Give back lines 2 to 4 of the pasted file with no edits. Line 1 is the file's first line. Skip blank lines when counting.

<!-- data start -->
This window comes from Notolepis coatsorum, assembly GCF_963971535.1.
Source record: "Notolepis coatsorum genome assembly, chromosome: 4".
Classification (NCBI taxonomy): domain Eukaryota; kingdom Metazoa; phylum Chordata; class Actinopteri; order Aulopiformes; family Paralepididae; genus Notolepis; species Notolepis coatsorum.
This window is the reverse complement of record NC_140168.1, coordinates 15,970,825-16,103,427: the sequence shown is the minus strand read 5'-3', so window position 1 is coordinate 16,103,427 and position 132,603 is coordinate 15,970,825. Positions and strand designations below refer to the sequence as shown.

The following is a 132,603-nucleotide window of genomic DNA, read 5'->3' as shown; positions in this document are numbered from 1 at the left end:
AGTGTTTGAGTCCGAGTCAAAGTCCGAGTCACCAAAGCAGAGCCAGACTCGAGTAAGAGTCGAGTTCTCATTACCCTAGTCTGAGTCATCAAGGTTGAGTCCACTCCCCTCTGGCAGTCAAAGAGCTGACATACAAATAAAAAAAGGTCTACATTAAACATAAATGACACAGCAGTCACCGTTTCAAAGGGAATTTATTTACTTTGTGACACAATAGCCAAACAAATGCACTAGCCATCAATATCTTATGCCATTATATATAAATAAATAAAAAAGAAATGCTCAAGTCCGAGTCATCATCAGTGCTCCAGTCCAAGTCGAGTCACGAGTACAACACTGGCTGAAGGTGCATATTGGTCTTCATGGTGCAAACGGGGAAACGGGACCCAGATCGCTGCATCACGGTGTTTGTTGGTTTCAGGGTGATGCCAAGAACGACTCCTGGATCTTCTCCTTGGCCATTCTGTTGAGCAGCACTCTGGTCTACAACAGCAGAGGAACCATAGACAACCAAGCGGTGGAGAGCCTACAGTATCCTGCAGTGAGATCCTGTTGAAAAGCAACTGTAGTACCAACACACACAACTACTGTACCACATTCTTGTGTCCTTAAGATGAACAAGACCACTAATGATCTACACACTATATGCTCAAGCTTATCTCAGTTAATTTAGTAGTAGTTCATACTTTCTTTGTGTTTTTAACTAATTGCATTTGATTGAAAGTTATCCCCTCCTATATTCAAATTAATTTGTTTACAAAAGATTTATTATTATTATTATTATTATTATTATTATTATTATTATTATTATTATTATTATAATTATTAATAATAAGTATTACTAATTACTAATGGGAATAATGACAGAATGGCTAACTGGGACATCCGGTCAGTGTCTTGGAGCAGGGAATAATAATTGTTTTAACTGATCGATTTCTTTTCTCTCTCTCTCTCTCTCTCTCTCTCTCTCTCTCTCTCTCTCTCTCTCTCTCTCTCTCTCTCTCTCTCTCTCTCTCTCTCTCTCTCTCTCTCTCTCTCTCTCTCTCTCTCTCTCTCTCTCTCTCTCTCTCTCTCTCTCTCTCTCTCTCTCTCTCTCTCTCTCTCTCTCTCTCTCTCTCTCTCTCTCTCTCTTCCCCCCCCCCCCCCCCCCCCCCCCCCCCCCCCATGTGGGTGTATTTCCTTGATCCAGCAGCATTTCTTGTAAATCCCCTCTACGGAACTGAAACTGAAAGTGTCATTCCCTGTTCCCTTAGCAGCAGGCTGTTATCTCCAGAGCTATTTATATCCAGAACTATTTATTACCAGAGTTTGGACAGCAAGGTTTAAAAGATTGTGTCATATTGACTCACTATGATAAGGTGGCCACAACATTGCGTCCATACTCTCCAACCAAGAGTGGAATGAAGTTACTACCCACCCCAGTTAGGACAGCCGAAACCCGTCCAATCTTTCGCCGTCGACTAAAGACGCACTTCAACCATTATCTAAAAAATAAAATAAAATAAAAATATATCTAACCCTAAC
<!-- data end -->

Source record: "Notolepis coatsorum genome assembly, chromosome: 4".
Classification (NCBI taxonomy): domain Eukaryota; kingdom Metazoa; phylum Chordata; class Actinopteri; order Aulopiformes; family Paralepididae; genus Notolepis; species Notolepis coatsorum.
This window is the reverse complement of record NC_140168.1, coordinates 15,970,825-16,103,427: the sequence shown is the minus strand read 5'-3', so window position 1 is coordinate 16,103,427 and position 132,603 is coordinate 15,970,825. Positions and strand designations below refer to the sequence as shown.